This opinion will be unpublished and

may not be cited except as provided by

Minn. Stat. § 480A.08, subd. 3 (2002).






State of Minnesota,





Michael John Deck,



Filed May 6, 2003


Gordon W. Shumaker, Judge


Cass County District Court

File No. K4011038




Mike Hatch, Attorney General, Thomas R. Ragatz, Assistant Attorney General, 525 Park Street, Suite 500, St. Paul, MN 55103; and


Earl E. Maus, Cass County Attorney, Cass County Courthouse, 300 Minnesota Avenue, P.O. Box 3000, Walker, MN 56484-3000 (for respondent)


John M. Stuart, State Public Defender, Theodora Gaitas, Assistant State Public Defender, 2221 University Avenue Southeast, Suite 425, Minneapolis, MN 55414 (for appellant)




Considered and decided by Shumaker, Presiding Judge, Randall, Judge, and Wright, Judge.


U N P U B L I S H E D   O P I N I O N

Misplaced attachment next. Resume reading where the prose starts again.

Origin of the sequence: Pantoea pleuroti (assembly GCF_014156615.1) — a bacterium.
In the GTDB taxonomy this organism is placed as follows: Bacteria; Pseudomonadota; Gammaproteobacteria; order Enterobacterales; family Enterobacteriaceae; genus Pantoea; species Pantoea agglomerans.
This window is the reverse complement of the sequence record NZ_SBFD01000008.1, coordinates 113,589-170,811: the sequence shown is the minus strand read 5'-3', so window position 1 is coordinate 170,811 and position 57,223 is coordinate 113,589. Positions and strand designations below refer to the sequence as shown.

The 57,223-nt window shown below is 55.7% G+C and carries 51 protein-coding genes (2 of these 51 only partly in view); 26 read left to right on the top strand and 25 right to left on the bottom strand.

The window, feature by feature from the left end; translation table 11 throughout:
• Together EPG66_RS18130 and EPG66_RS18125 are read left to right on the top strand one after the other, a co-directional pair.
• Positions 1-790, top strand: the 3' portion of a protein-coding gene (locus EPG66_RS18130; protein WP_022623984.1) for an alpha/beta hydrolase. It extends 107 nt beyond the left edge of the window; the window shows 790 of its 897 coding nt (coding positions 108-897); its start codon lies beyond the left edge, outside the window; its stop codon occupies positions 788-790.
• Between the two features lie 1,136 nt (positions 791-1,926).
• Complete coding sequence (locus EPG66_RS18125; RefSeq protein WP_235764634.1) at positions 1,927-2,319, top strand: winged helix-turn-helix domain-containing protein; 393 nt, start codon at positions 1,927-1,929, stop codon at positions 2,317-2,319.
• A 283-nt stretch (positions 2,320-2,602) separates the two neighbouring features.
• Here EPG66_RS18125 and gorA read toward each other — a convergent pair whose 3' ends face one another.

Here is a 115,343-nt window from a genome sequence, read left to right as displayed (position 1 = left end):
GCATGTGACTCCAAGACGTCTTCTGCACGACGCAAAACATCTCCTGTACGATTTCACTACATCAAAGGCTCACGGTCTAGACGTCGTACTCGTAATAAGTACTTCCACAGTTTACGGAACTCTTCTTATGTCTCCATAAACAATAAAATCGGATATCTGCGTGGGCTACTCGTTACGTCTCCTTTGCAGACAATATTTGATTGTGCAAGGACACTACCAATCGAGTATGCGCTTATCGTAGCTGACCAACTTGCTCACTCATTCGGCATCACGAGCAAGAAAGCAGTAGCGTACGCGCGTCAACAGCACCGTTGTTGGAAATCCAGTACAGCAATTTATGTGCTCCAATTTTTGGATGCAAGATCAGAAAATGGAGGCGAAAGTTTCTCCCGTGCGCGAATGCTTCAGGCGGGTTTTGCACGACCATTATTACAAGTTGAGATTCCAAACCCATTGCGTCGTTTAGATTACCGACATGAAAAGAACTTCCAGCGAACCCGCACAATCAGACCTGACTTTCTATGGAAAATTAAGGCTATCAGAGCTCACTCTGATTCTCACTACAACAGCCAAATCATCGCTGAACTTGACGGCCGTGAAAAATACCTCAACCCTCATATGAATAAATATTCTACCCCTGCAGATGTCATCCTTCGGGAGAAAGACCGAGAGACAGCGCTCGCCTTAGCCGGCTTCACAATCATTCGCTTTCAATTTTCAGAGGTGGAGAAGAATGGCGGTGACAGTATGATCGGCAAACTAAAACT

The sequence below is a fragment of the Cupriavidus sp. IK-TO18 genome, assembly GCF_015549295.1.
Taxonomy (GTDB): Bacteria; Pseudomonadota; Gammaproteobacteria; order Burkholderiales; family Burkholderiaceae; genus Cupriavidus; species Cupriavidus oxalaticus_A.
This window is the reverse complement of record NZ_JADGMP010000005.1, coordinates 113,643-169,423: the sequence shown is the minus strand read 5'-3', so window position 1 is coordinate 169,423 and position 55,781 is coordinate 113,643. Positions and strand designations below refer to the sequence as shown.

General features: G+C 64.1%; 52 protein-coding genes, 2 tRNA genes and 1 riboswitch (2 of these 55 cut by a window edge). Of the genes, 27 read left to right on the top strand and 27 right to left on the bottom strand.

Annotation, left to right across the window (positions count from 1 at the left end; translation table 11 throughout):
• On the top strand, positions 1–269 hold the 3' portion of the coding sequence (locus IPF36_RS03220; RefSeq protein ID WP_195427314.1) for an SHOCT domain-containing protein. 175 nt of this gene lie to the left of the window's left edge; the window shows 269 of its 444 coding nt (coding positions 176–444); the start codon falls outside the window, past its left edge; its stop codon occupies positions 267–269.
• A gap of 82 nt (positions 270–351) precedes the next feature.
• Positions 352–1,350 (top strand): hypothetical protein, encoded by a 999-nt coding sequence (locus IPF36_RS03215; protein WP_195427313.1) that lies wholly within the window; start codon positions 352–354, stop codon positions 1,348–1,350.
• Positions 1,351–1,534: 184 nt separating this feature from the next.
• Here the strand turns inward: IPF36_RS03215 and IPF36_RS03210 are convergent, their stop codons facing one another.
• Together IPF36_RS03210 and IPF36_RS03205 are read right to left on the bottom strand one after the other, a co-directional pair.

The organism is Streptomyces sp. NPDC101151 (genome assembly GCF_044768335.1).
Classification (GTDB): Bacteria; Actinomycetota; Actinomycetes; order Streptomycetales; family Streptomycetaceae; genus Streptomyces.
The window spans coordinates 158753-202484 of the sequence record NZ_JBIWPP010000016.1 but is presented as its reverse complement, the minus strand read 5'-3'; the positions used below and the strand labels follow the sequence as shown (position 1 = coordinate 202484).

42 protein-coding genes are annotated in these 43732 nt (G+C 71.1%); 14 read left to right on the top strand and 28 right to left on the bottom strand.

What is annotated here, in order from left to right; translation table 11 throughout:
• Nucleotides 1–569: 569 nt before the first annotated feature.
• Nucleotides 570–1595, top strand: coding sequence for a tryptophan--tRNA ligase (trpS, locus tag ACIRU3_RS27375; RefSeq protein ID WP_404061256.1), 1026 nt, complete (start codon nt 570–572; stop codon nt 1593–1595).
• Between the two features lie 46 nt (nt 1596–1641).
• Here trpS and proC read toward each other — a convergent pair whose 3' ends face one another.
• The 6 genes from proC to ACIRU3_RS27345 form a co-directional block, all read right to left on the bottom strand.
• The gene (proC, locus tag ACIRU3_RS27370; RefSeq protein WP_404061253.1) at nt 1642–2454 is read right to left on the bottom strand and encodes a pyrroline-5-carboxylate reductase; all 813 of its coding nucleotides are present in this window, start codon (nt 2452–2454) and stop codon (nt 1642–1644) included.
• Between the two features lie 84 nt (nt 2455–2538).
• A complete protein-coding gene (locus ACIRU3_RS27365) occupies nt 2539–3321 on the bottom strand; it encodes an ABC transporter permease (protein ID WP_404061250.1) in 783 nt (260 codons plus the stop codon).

Contending that there was no probable cause for the warrant that allowed the police to search appellant’s trailer home and garage, appellant moved the district court to suppress drugs found there.  After the court denied the motion, appellant waived his right to a jury trial and submitted the case to the court for a decision on stipulated facts.  The court found appellant guilty.  On appeal, appellant challenges the suppression order, arguing that the warrant was defective.  Because there was probable cause for the search and the warrant was proper, we affirm.


            On October 30, 2000, special agent Chad Museus, a Bemidji police officer and member of the Paul Bunyan Drug Task Force, applied to the district court for a warrant to search appellant Michael Deck’s trailer home and garage for controlled substances and drug paraphernalia.